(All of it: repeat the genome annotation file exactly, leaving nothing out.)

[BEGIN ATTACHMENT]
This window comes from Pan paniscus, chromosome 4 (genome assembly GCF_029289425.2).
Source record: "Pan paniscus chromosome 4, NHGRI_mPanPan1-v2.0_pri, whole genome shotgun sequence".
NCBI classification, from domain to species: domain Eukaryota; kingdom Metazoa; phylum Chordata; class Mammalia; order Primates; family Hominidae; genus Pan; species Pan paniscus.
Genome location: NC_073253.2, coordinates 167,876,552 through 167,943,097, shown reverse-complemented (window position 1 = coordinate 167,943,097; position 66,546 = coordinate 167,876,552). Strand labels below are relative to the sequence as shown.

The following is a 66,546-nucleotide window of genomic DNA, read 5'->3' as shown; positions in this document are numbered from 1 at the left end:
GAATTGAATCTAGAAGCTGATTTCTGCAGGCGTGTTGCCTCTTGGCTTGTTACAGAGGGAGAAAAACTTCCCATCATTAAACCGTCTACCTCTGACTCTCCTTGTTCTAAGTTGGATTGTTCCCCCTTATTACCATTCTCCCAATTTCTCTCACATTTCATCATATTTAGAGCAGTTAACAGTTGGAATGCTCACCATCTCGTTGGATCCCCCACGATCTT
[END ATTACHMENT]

This window comes from Pan paniscus, chromosome 4 (genome assembly GCF_029289425.2).
Source record: "Pan paniscus chromosome 4, NHGRI_mPanPan1-v2.0_pri, whole genome shotgun sequence".
NCBI classification, from domain to species: domain Eukaryota; kingdom Metazoa; phylum Chordata; class Mammalia; order Primates; family Hominidae; genus Pan; species Pan paniscus.
Genome location: NC_073253.2, coordinates 167,876,552 through 167,943,097, shown reverse-complemented (window position 1 = coordinate 167,943,097; position 66,546 = coordinate 167,876,552). Strand labels below are relative to the sequence as shown.

The following is a 66,546-nucleotide window of genomic DNA, read 5'->3' as shown; positions in this document are numbered from 1 at the left end:
GAATTGAATCTAGAAGCTGATTTCTGCAGGCGTGTTGCCTCTTGGCTTGTTACAGAGGGAGAAAAACTTCCCATCATTAAACCGTCTACCTCTGACTCTCCTTGTTCTAAGTTGGATTGTTCCCCCTTATTACCATTCTCCCAATTTCTCTCACATTTCATCATATTTAGAGCAGTTAACAGTTGGAATGCTCACCATCTCGTTGGATCCCCCACGATCTT